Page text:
I learned a lot during my time as an Army Wife. The knowledge I have runs the gamut from how to put patches on a uniform, to how to navigate the military healthcare, to the right clothes to wear to any sort of Army function.
But the most important lesson I learned is perhaps the one I turn to the most.
It’s about the quality of time, versus the quantity. My husband was gone for approximately half of the first four years of our marriage. That means that for Sprout, my oldest, he was gone for half of her life as well. He was gone more than he was here.
We learned to treasure the time he was here, to make the most of each day that we could. If it was nothing more than coloring on the sidewalk and painting on my kitchen walls, we tried to pack as much fun into it as we could. We made messes (get a good vacuum is another piece of Army-learned wisdom), we skinned knees and got blisters and sunburns; but we made so many memories. It was the good memories, blowing bubbles in the grass during the evening, turning bath time into a water fight, decorating the Christmas tree pink, watching Saturday morning cartoons and eating waffles, that got us through the bad times.
So in the spirit of Make Today Good, the Sprout and I set out to make cupcakes. With frosting and sprinkles, per her request. And they aren’t perfect, the frosting job is lopsided, some have too many sprinkles and some have too few. But the point was not to make perfect cupcakes. The point was to have fun, to take an ordinary afternoon, and make it into something just a little more special. Not a huge production, just add a little fun.
In the same spirit, Hubs took Sprout with him while he washed our cars. The job is longer with her in tow, and generally you have to go back over what she does, and you have to make sure she uses the Armor All wipes on the dashboard and not the windows. But perfection is not the point here. The point is just to take a regular moment, and make a memory of it.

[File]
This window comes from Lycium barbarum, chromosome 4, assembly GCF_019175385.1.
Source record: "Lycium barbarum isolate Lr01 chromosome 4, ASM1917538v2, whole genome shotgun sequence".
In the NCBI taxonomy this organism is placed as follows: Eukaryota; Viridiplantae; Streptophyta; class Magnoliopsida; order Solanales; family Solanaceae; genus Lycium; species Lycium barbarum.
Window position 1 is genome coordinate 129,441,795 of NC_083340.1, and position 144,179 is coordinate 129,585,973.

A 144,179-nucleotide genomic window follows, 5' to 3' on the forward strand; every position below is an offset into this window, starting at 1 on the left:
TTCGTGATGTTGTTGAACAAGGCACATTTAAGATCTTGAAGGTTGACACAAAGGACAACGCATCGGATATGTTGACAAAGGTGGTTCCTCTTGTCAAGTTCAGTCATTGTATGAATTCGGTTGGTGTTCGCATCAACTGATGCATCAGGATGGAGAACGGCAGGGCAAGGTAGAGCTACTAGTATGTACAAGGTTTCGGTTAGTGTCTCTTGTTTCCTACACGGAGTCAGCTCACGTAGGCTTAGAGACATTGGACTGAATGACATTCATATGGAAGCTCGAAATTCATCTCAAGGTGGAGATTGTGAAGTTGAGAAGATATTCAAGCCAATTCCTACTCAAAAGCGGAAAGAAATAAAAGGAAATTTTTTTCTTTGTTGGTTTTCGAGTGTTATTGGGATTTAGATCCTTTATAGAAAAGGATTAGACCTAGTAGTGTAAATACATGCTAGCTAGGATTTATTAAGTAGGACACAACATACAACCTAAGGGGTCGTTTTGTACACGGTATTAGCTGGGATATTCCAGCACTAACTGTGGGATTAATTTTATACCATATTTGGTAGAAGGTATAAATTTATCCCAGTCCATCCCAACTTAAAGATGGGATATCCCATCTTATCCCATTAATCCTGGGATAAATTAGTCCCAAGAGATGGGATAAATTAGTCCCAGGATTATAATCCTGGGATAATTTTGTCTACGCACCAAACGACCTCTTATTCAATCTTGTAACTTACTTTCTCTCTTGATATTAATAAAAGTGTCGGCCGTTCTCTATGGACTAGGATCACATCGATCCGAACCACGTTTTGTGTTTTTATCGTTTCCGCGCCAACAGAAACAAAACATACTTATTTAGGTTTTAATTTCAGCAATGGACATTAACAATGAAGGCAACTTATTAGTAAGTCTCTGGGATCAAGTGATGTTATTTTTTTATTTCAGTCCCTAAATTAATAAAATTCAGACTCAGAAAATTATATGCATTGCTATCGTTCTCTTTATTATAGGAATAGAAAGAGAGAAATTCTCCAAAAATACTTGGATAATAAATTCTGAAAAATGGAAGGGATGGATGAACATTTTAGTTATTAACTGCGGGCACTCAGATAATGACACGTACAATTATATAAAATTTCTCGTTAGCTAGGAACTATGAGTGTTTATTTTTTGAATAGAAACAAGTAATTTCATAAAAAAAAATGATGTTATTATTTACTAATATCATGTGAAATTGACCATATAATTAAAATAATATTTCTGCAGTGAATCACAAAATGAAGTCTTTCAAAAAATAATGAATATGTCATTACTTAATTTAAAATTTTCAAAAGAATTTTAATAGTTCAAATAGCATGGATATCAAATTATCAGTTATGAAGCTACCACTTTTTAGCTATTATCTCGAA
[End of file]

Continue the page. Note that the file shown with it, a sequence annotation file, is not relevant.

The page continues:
The effort we put into it, has brought us together, bonded us more tightly. Sprout will talk about making cupcakes for days. And she will explain, in intricate detail, how you clean Daddy’s car. But making as many good memories as we can has also done more, it has carried us through the worst of times. In the dark of deployment, it was those good memories, and the promise of more, that got us through. While I struggled with grief over the loss of my siblings, I tried to remember to keep the tradition going, to keep making a part of each day, as much of each day as I could, better. And that helped heal the wounds of grief and loss for me.
We have done this so much, tried to pull the quality away from the quantity, that after a rough day, Sprout will ask to do something. She will get out colors, or ask to paint, or ask to put a movie on and snuggle. She has learned to take even a few seconds, wrap herself around me in a hug, and make that moment as good as she can.
So that is my challenge to everyone, to do something more with their day tomorrow. Not more in the sense of more paperwork, or housework, but more in that intangible sense. Make a quality moment tomorrow, to cement into memory.
Make lopsided cupcakes. With sprinkles and frosting.